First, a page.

For Safety Summit 2020, we’re headed to Indianapolis! The event is changing this year, with a brand new, expanded multi-track program that will cover all things safety. We will also be honoring our latest Safety Standout Award winners—will you be among them? See what to expect this April when we host our attendees in the […]
Do your employees know how to handle hazardous materials safely? Here are 11 basic rules all employees who handle hazardous materials should know and follow.
Why reinvent the wheel when there are so many ready-made safety observances to link up to? The National Safety Council (NSC) publishes an annual list of safety meeting topics. Here are some highlights.
Your workforce, your customers, and your markets are increasingly diverse. To promote individual and organizational success, you must welcome diversity and manage it well. These five steps will help you to manage diversity effectively.
The Hazard Communication Standard (HCS) requires pictograms on labels to alert users of the chemical hazards to which they may be exposed. Each pictogram consists of a symbol on a white background framed within a red border and represents a distinct hazard(s). The pictogram on the label is determined by the chemical hazard classification.
The EHS Daily Advisor Safety Standout Awards recognize companies and safety professionals who excel in making their workplaces safe. We are proud to announce our latest round of award winners, who will be recognized for their accomplishments at the upcoming 2019 Safety Summit!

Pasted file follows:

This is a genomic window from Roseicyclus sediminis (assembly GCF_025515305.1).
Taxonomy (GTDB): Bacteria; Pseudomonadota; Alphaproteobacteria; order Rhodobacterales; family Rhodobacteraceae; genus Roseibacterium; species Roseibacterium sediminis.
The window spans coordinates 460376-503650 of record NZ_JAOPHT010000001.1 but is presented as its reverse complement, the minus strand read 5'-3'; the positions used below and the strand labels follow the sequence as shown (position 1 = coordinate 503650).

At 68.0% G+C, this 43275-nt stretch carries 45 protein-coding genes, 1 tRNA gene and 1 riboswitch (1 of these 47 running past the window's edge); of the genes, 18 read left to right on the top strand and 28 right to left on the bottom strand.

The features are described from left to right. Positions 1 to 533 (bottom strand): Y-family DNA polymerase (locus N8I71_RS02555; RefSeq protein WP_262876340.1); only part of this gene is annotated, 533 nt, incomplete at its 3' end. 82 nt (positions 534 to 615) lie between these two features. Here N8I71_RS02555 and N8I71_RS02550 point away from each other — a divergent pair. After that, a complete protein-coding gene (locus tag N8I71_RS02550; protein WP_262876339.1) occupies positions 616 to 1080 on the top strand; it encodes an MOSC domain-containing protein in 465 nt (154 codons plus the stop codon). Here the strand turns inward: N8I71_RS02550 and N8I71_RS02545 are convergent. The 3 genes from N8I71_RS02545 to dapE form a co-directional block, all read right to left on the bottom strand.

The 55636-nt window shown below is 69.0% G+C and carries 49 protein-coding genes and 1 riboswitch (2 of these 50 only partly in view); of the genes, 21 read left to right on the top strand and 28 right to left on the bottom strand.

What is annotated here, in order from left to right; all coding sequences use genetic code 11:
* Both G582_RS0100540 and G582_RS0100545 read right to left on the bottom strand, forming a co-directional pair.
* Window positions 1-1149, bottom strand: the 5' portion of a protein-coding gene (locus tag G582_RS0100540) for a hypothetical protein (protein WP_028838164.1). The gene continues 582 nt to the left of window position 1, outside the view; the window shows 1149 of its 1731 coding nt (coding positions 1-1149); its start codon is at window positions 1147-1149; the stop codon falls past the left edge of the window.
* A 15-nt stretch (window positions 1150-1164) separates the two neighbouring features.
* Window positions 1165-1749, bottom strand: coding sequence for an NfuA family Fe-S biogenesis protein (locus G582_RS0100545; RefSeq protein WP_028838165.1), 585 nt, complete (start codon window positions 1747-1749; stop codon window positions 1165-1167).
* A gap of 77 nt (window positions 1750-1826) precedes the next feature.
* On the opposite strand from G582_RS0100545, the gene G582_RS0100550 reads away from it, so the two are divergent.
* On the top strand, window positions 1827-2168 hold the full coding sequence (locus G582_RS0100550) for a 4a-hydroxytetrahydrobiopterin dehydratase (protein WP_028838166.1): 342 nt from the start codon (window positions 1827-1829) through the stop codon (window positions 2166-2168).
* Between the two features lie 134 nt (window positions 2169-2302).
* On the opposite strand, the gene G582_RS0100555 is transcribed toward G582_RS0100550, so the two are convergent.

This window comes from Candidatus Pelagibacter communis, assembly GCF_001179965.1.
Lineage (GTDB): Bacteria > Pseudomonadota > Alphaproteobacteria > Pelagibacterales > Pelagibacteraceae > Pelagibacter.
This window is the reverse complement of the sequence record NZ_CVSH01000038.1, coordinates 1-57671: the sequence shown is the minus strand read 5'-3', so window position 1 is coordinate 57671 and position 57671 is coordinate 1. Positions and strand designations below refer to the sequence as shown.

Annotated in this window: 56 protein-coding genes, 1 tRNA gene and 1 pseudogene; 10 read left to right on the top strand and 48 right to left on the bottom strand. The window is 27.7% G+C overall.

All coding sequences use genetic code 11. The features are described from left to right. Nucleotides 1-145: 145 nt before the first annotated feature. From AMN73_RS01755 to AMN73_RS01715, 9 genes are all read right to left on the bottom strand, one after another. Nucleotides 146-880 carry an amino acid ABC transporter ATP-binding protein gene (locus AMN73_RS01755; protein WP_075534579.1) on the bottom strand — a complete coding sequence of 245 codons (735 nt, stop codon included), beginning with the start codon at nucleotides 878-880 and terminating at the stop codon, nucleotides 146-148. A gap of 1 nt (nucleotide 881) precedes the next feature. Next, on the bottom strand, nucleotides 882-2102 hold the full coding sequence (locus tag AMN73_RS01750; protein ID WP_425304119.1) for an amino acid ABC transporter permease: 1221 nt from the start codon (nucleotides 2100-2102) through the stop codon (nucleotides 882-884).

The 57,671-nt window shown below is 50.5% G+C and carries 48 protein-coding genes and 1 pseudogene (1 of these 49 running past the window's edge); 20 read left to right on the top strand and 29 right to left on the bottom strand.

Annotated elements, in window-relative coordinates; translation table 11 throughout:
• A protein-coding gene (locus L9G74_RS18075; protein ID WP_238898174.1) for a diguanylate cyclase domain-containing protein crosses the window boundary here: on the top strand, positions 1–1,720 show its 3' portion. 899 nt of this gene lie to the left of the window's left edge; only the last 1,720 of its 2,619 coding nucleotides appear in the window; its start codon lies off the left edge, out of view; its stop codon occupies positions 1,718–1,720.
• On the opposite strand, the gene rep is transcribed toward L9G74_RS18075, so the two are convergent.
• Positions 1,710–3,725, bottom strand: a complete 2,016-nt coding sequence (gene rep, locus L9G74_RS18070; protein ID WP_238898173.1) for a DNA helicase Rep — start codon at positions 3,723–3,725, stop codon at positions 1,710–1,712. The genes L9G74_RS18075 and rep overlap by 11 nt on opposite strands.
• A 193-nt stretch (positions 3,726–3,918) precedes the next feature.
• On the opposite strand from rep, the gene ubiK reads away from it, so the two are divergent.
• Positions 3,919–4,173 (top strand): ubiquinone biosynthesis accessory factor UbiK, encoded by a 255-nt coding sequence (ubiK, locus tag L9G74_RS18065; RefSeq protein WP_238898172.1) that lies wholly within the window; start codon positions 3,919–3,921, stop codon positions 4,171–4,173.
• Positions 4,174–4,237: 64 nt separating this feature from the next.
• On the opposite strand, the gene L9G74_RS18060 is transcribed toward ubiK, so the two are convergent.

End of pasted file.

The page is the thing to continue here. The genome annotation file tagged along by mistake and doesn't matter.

Preparation is the key to effective response to workplace fires. Fire drills help prepare employees to respond quickly, calmly, and safely. Fire drills play a very important role in workplace fire safety. Although OSHA does not require fire drills, it strongly recommends them.
Every organization should have a policy concerning workplace visitors. These policies not only protect the visitors, they also protect the safety and security of your workplace and your workforce.
What is an Objective? What is a Target? Environmental objectives are goals that you would like to meet in the future.
Computing accident incidence rates and severity can help analyze and correct conditions that cause accidents. A simple formula for calculating accident incidence (frequency) is to: Take the total number of recordable incidents for the year from your OSHA 300. Multiply that number by 200,000, which represents the number of hours worked by 100 full-time employees, […]